Paris Hilton’s Doc: Abusive Exes, Traumatic Schooling and More Revelations

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    The real Paris Hilton. Although the heiress has been known for years as a character, in YouTube’s This Is Paris documentary, 39-year-old Hilton reveals her true self — and her traumatic upbringing.

    “Something happened in my childhood that I never talked about with anyone,” she says in the opening moments of the documentary, which will be released on Monday, September 14. “I still have nightmares about it. I wish I could bring, like, a camera into my dreams, and, like, show you what it’s like. It’s terrifying. And I relive that every night. I experienced it and to this day I am still traumatized and I think the only way to have these nightmares stop is to do something about it.”

    Throughout the doc, the DJ opens up for the first time about being sent away to multiple different boarding schools — as her parents called them — and the trauma that she experienced there, that ultimately changed her life.

    “I wanted to do something, but at the same time I didn’t want to hurt my brand,” she shares in the video. “I can’t have this be part of my business, and people won’t understand. But if I don’t do this it’s going to continue to happen and I’m going to continue being traumatized and think about it the rest of my life.”

    Ultimately, she comes together with multiple other survivors of one of the schools — Provo Canyon in Utah, which she calls “the worst of the worst.” Together, they begin a campaign to expose the abuse they’re alleging, with hopes that other young children will not experience the same.

    The documentary also gives a look into the true Paris, who her sister, Nicky Hilton, says is “like a boy at heart,” and her relationship with those closest to her — her sister and her mother, Kathy Hilton, as well as her team.

    It also details why she’s pushed so many people away, her insomnia, why she spends nearly 16 hours a day on her phone and much more.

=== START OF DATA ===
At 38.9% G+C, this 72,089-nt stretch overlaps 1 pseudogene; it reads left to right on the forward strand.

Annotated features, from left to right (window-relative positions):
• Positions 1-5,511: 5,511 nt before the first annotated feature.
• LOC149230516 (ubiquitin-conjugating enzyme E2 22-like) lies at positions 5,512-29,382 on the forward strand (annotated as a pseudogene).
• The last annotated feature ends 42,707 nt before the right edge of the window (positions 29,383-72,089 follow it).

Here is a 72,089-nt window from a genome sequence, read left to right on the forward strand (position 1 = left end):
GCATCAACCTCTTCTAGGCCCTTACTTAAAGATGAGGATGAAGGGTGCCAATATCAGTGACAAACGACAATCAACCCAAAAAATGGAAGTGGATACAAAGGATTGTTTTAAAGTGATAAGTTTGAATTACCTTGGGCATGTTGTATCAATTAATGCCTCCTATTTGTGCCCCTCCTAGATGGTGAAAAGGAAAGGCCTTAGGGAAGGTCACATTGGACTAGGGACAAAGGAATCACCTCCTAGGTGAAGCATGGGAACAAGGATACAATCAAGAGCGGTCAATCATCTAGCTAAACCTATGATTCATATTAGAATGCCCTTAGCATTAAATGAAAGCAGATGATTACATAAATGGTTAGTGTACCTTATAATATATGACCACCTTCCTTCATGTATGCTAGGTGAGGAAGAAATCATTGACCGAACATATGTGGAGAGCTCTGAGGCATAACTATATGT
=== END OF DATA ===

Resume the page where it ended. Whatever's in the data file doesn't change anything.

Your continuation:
“This is something I’ve never done before, just from always playing a character, being this persona. That’s all I’ve ever known or ever been,” the former reality star told Us Weekly exclusively about the doc. “Even watching, I was like, ‘Oh my God, can we cut this?’ They’re like, ‘Nope, you don’t have editing approval.’ It’s a very vulnerable position, but it’s also very empowering. I feel, especially it being 2020, I think it’s all about being real and authentic and showing who you truly are. Some parts are very traumatic or hard in my life and I want to be able to tell my story so people can understand me and also understand themselves.”

    As her sister explains in the special, Paris is nothing like the “character” that she’s portrayed and is almost the opposite. She doesn’t care about her clothes or shoes — in the doc, she admits she wears sweats every day and hasn’t worn most of what she has. Additionally, as she’s recently revealed, the baby voice Paris has used through the years is not real.

    “In everything else, I’ve always had like the baby voice and I’ve always been so different,” she told Us. “I don’t blame people for having misconceptions, because I created it with that character, who everyone thought was a real person. … Now I’m actually showing people that that was not really me. I was in on the joke.”

    Scroll through the gallery below for the biggest revelations from the documentary.

    Becoming Paris

    When Paris was in high school, the family moved to New York City and she got “addicted to the nightlife,” despite her very strict parents. “I just felt like the queen of the night. That’s where I really became Paris.”

    However, that caused her parents to worry and try to keep her inside, ultimately locking her in her room. When that didn’t work, they sent her to “emotional growth schools” where she had all her personal belongings taken away and she was forced to do manual labor. When she tried escaping, she claims she was caught and abused. “We ran through cornfields, through mountains,” she says. “The guys that worked at the camp grabbed us, and we got back and they literally beat the hell out of us in front of everyone.”

    Later, she was sent to “the worst of the worst” schools, Provo Canyon School in Utah — and remained there for 11 months.

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    A Horrifying Trauma

    Paris alleges that she suffered many types of abuse while attending Provo and that she believes the staff “got off on torturing children and seeing them naked.” Additionally, she claims that everyone was prescribed pills. She stopped taking them and hid them in a napkin. When they found out, she was put into solitary confinement.

    “They would make people take their clothes off and go in there for, like, 20 hours,” Paris says. “I felt like I was going crazy. Someone was in the other room, there was like, a straitjacket. … I was just freezing, was starving, was alone. I was scared.”

    The socialite compared the traumatizing event to those that happened in the 1975 film, One Flew Over a Cuckoo’s Nest. At 18, she was able to leave and never told her family about the abuse — until the documentary.

    “Originally opened in 1971, Provo Canyon School was sold by its previous ownership in August 2000,” the school told E! in a statement. “We therefore cannot comment on the operations or patient experience prior to this time.”

    YouTube

    Revealing Her Secret